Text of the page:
William Shakespeare, the writer of The Tragedy of Julius Caesar, writes many different tragedies including The Tragedy of Romeo and Juliet and The Tragedy of Macbeth. In The Tragedy of Julius Caesar, many characters face serious struggles to make Rome a better place for everyone. Throughout the whole entire play, all the characters face one another in the struggle to stop destruction and chaos from brewing in Rome. The power of all the conspirators pushes them to kill Caesar but it ends in their own death.
The Tragedy of Julius Caesar is named as it is because all of what happens in the story is based on Caesar and his death. In Acts I and II, the conspirators plot how they will carry out the execution of Julius Caesar. All their plans lead up to Caesar’s death in Act III, and when Caesar is killed, Brutus tells the people of Rome, “People; and senators, be not frightened. Fly not; stand still; ambition’s debt is paid” (III, I, 82-83). Brutus is telling the people not to fear, that it is Caesar’s fate to die from his own ambition.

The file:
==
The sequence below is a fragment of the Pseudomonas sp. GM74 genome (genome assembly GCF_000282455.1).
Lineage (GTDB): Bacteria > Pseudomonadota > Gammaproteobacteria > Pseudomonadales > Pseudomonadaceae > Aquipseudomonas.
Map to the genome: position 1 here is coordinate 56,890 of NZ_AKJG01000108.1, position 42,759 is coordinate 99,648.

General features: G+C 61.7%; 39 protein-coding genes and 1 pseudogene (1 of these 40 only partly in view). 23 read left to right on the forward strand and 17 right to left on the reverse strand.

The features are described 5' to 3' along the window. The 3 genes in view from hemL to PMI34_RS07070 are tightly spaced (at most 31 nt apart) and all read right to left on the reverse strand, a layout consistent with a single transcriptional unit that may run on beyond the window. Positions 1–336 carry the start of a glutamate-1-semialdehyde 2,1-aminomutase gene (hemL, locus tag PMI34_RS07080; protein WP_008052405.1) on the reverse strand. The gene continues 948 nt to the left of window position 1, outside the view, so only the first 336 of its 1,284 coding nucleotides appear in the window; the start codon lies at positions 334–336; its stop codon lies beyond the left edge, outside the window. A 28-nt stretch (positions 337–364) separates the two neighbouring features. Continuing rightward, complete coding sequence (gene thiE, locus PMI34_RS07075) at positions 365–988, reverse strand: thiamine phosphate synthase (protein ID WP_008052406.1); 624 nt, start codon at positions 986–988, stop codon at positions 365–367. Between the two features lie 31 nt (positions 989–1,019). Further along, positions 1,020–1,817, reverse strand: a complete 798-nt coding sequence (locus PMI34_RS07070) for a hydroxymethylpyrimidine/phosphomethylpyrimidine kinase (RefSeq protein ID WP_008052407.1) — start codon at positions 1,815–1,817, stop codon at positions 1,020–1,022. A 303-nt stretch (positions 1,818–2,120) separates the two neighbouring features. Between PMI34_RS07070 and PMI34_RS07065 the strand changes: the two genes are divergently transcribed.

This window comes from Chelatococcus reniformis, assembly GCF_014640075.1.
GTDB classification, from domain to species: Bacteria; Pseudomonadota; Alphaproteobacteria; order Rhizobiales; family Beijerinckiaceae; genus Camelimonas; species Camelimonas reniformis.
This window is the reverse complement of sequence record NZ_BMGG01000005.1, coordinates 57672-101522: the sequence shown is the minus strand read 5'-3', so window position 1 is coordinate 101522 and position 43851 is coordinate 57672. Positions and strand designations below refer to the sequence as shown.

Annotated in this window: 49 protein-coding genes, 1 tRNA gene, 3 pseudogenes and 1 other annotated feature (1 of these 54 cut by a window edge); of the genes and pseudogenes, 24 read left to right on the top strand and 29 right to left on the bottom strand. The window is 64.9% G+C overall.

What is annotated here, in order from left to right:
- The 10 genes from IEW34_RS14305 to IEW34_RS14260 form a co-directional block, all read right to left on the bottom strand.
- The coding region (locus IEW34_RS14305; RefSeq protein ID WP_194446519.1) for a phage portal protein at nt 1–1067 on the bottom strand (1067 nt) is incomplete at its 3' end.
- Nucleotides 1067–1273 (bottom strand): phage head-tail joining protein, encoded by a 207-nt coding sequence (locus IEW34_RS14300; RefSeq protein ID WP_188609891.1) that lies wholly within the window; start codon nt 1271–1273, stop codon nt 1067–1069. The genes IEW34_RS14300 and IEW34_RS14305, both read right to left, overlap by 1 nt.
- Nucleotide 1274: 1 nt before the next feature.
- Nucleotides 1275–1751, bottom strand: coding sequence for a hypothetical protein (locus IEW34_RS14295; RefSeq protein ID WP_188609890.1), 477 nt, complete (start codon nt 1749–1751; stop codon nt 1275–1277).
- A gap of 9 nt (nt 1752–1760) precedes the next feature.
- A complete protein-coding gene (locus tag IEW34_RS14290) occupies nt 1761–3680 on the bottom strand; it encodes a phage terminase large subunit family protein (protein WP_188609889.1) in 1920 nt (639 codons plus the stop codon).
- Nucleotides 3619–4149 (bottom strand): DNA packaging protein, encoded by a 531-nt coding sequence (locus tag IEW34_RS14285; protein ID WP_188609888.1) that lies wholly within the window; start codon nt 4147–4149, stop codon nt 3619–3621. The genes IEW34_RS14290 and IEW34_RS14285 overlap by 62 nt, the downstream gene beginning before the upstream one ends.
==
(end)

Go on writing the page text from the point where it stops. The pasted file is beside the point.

In Act III, IV, and V, Brutus and Antony both fight to stop each other. Antony is fighting Brutus to help Octavius avenge his friend Julius’ death, and Brutus is trying to prevent Antony from leading Rome in the wrong direction. Before the conspirators go off to war with the triumvirate, Brutus sees something very strange in his tent. Brutus sees the ghost of Caesar enter his tent and it tells Brutus, “To tell thee though shalt see me at Philippi” (IV, III, 281). The ghost tells Brutus that he will see him in Philippi and this foreshadows Brutus’ death.
Caesar is seen and reappears over and over again throughout the whole story, thus, making him an important part of the play. The Tragedy of Julius Caesar iss named as it is because Julius Caesar is the main focus to Brutus and Cassius in Acts I, II, and III; he is the whole reason for the chaos in Rome after his death and the war at Philippi.
The whole entire play revolves around Julius Caesar and that is why the play is named as it is.